But an excellent piece of news has hit the "d100-sphere" today: renowned MRQII authors Lawrence Whitaker and Pete Nash are teaming up again to produce a new edition of RuneQuest and supporting supplements. This new edition of RuneQuest should hit the shelves in 2012. It will be the 6th one after two editions by the Chaosium, one by Avalon Hill, and two by Mongoose. Apparently (information is scarce at the moment), the new RuneQuest will cover both Second and Third Age Glorantha.
Loz and Pete have created an ad hoc company for their endeavour called Design Mechanism, but they will closely co-operate with Moon Design.
More information can be found at the following links:
EDIT: Loz has posted the following on the rpg.net forum boards today:
[Answer to a question re: RQ6 v MRQII] Rules and mechanics cannot be copyrighted, so our work will build on MRQII although the words will obviously be completely new. Plus, the system will got fully reviewed, revised, tweaked and the few broken-ish bits fixed.
[Answer to a question re: RQ6 v Glorantha] The RQ6 core rules won't be set in Glorantha at all. They'll support Gloranthan adventuring, but they'll not specifically use the setting. One of the beauties of our partnership with Moon Design is that we can bring RuneQuest back to Third Age Glorantha, which couldn't have happened under the Mongoose licence, so you can expect to see some Third Age RuneQuest books again in the future, as well as some Second Age. We haven't battened-down a Glorantha plan yet - there are other priorities - but rest assured that Glorantha is on the radar.
15 July 2011
They call it the Imperial Age, but we call it the Forlorn Tide.
It did start well, though. The Empire was good at the time. Imperial ships† took us from the barren lands of our forefathers and brought us to our new home. Imperial settlers helped us clear the woods and drain the marshes. This also drove out the wort-men who lived here before we did.
We grew and we throve on this new land of ours with rolling hills and open fields. The Imperials lived in their great towns on the shore, we lived in our steads and townlets and kept to ourselves. But soon the Empire grew wicked and slanderous. Our elders had to bow down to their aldermen; our warriors were taken far away to fight wars which weren’t our wars. Many did not return. Worse of all, however, was the weightiness that the Imperial wizards took. They built their lore halls were they would grow in uncouth spellcraft-lore and dwimmer-lore, and whence fearsome gear-beings stepped out. They brought in bug-men from their home island. This was too much. We got together, swore oaths of help and brotherhood, and set upon the evil that the Empire had become. The strout was long and harsh but in the end we won.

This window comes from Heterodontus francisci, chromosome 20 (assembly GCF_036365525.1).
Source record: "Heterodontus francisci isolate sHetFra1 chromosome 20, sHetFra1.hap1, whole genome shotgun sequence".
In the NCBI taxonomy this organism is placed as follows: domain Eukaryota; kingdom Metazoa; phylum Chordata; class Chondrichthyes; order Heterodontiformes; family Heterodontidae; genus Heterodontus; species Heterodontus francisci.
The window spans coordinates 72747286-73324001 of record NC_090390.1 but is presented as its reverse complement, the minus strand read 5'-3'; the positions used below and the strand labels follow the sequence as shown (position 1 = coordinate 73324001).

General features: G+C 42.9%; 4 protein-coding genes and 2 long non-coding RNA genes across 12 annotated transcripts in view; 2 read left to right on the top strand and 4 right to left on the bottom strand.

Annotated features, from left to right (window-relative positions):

Life is tough, though. Trade hasn’t borne well our newfound asideness. The great towns on the shore yold to us but kept many of their wizards who may still plot against us. Leftovers of their eerie checkouts are still there; fearsome fiends dwell in forsaken wrecks. Yet young daredevils set out to delve into those stows. This game is about their undertakings.
†Note: The magical transfer from Slontos to Umathela was such a shock that the Umathings have collectively suppressed it from memory and now sincerely believe that they have come by ship.
13 July 2011
Remember— These Slontan Orlanth worshippers didn't voluntarily come to Umathela as settlers by ship; they were magically transplanted from Slontos to Umathela by the God Learners! This is the kind of traumatic experience whose victims are bound to suffer some kind of mental relapse later on...
What is the Umathings' world view? City dwellers are sorcerous madmen. Elves and goblins are evil wort-men. Timinits are yet eviller bug-men. Anything else is just monsters. So basically far from home = danger and monsters. As a consequence, the Umathings lead simple and secluded lives. They have their steads, they practise slash-and-burn agriculture, and they raise their animals. They worship their storm and agricultural gods, which are completely unrelated to their neighbours'. I also assume that their language has kept some archaisms from Slontos; I will try to make that apparent in my posts.
However, despite this heavy conservatism and general isolationism, some Umathings are born with an urge to discover what lays past yonder hills... these people are the stuff adventurers are made of.
12 July 2011
Some useful links/suggested resources:
25 May 2011
24 May 2011
You won't see any MRQII-related news on this blog any longer. If I manage to get my Tunnels & Trolls-based Pamaltelan campaign going, however, you might see background information. Stay tuned...